The Holy Island of Lindisfarne Community Development Trust

our community matters
The Old Lifeboat House
The Old Lifeboat House nests on the western shore of the island, between St. Mary's Church and opposite St. Cuthbert's Island.

The Old Lifeboat House
The lifeboat house was built in 1884 (at a cost of £285) and between 1909 and 1925 housed the "Lizzie Porter" lifeboat. The building is the only one remaining of the 5 different stations built on the island between 1839 and 1968. Very strong family links still exist with those who served on the lifeboats in previous generations and amongst these families exists a wealth of lifeboat heritage information that would form part of the exhibition; this includes people who actually served on the boats. Much research into the history of the Holy Island lifeboats has been undertaken, notably in the book "Holy Island Lifeboats" by Chandler (1996). A total of 119 rescues took place from the island and 345 lives were saved.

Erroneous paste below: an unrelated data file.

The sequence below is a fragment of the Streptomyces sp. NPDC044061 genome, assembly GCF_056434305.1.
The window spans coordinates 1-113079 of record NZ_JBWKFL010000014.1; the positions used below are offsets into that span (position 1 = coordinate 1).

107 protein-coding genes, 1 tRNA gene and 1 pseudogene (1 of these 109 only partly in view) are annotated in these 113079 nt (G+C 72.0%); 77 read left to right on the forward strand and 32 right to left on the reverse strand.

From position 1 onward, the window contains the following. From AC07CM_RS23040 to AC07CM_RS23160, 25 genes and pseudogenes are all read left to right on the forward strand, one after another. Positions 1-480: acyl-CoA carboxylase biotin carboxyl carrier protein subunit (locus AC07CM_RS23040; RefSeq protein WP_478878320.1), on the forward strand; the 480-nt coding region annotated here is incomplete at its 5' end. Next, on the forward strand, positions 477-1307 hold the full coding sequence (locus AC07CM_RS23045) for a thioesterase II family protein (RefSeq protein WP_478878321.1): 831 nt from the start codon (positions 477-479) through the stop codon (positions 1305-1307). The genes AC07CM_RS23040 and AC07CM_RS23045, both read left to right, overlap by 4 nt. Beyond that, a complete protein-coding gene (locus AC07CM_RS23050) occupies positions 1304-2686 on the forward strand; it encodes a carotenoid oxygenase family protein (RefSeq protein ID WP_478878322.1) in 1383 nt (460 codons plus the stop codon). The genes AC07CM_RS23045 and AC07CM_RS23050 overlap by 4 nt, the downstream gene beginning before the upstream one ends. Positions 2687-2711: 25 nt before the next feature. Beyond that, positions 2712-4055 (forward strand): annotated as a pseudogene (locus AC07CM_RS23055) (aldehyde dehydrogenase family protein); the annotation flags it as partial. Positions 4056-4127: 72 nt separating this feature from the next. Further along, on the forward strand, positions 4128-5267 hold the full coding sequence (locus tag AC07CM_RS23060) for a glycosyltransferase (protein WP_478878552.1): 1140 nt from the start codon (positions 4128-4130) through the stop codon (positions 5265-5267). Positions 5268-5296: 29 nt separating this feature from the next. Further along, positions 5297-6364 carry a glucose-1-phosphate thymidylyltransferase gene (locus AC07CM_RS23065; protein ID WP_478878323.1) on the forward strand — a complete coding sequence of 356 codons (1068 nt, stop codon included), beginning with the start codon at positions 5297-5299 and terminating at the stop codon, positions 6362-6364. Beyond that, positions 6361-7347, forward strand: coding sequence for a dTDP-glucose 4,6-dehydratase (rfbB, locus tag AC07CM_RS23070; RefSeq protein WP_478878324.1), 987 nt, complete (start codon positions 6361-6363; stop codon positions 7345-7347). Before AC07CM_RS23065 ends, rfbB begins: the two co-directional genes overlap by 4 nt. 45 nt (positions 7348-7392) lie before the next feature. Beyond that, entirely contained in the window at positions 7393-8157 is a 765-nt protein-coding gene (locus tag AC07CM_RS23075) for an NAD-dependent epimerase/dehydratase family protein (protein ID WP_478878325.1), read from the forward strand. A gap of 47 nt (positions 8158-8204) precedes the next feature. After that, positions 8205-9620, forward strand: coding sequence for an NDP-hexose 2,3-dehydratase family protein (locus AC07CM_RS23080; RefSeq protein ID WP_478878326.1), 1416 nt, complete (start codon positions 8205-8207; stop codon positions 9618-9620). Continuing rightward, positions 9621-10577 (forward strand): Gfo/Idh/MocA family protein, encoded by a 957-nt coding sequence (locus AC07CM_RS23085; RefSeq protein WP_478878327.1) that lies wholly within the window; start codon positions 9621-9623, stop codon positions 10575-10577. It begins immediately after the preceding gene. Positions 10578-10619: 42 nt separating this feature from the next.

The Development Trust plans to transform the building into a small museum to tell the story of the lifeboats on the Holy Island of Lindisfarne. Planning permission has been secured to allow for repair work on the structure of the building and to undertake a refurbishment of the interior to enable it to house information panels and artefacts. This would include overhauling the roof structure, repairing external stonework, adding a new floor, doors and windows, and creating disabled access; our architect and quantity surveyor will manage the building work. Interpretative material will be created with assistance from volunteers in our community history archive. The volunteers will research, collate and prioritise information about the lifeboats, with assistance from professional designers.
Once the repair and refurbishment programme is complete the Trust's volunteers will be trained to man the museum. Our intention is to keep the building low key and sympathetic to the island's other cultural, natural and spiritual heritage. Holy Island already attracts many thousands of visitors each year, and it is our intention to allow people to stumble across the building as part of their explorations around the island rather than create a heavily marketed facility. Further, we aim to encourage community groups to use the museum as a resource for their activities whilst on the island. Future sustainability and running costs will be achieved through asking for donations from visitors and community groups who use the building.